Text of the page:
“What’s there to watch?” she hissed. “Couples sneaking out to fondle each other between the hedges? Or His Royal Highness, dancing with every eligible maiden?”

“You’re jealous?”

She barked a laugh. “No! Gods, no. But I can’t say it’s particularly fun to watch him. Or watch any of them enjoying themselves. I think I’m more jealous of that giant buffet no one is even touching.”

He chuckled and glanced up the stairs, to the patio and the ballroom doors beyond. He should be back inside already. But here he was, toeing that line he couldn’t stay away from.

He’d managed to stay on this side of it last night, even though seeing her cry during Rena Goldsmith’s song had stirred him so bone deep it was like he’d found a part of him he hadn’t even realized was missing. He’d made them run an extra mile this morning, not to punish her for it, but because he couldn’t stop thinking about the way she’d looked at him. She sighed loudly and studied the moon. It was so bright it drowned out the stars. “I heard the music and I just wanted to dance for a few minutes. To just … forget everything for one waltz and pretend to be a normal girl. So”—she glared at him now—“go ahead and snarl and snap at me about it. What will my punishment be? Three extra miles

tomorrow? An hour of drills? The rack?”

There was a sort of bleak bitterness in her words that didn’t sit well with him. And yes, they would have a conversation about abandoning posts, but right now—right now …

Chaol stepped up to the line.

“Dance with me,” he said, and held out his hand to her.

Celaena stared at Chaol’s outstretched hand. “What?”

The moonlight caught in his golden eyes, setting them shining. “What didn’t you understand?”

Nothing. Everything. Because when he’d said it, it hadn’t been the way Dorian had asked her to dance at the Yulemas ball. That had merely been an invitation. But this … His hand remained reaching toward her.

“As far as I recall,” she said, lifting her chin, “at Yulemas, I asked you to dance, and you flat-out refused me. You said it was too dangerous for us to be seen dancing together.”

“Things are different now.” Again, another layered statement she couldn’t begin to sort through now.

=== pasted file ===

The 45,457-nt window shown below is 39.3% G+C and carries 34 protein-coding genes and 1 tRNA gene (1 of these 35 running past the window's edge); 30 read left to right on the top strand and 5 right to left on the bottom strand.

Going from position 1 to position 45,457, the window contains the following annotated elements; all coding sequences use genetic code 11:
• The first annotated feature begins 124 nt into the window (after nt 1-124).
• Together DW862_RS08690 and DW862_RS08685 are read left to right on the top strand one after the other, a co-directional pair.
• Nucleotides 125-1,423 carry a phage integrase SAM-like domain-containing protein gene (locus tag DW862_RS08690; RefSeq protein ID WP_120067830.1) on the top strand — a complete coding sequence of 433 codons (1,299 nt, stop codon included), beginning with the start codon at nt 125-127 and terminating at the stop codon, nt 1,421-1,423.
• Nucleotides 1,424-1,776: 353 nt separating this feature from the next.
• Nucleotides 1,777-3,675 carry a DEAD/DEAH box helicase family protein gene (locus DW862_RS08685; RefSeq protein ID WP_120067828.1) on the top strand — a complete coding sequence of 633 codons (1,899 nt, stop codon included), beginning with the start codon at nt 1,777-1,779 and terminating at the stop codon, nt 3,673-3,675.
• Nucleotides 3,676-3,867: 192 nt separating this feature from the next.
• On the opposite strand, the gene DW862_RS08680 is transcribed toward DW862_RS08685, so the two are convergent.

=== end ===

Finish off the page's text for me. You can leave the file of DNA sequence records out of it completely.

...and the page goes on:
Her throat tightened, and she looked at his extended hand, flecked with callouses and scars.

“Dance with me, Celaena,” he said again, his voice rough.

When her eyes found his, she forgot about the cold, and the moon, and the glass palace looming above them. The secret library and the king’s plans and Mort and Elena faded into nothing. She took his hand, and there was only the music and Chaol.

His fingers were warm, even through his gloves. He slid his other hand around her waist as she braced one of hers on his arm. She looked up at him when he began to move—a slow step, then another, and another, easing into the steady rhythm of the waltz.

He stared back at her, neither of them smiling—somehow beyond smiling at that moment. The waltz built, louder, faster, and Chaol steered her into it, never stumbling.

Her breathing turned uneven, but she couldn’t look away from him, couldn’t stop dancing. The moonlight and the garden and the golden glow from the ballroom blurred together, now miles away. “We’ll never be a normal boy and girl, will we?” she managed to say.

“No,” he breathed, eyes blazing. “We won’t.”

And then the music exploded around them, and Chaol took her with it, spinning her so that her cloak fanned out around her. Each step was flawless, lethal, like that first time they’d sparred together so many months ago. She knew his every move and he knew hers, as though they’d been dancing this waltz together all their lives. Faster, never faltering, never breaking her stare.

The rest of the world quieted into nothing. In that moment, after ten long years, Celaena looked at Chaol and realized she was home.

Dorian Havilliard stood at the ballroom window, watching Celaena and Chaol dance in the garden beyond, their dark cloaks flowing around

them like they were no more than two wraiths spinning through the wind. After hours of dancing, he’d finally managed to get free of the ladies demanding his attention, and had come to the window to get some much-needed fresh air.

He’d intended to go outside, but then he’d seen them. That had been enough to still his steps—but not enough to make him walk away. He knew he should. He should walk away and pretend he hadn’t seen it, because even though it was just a dance …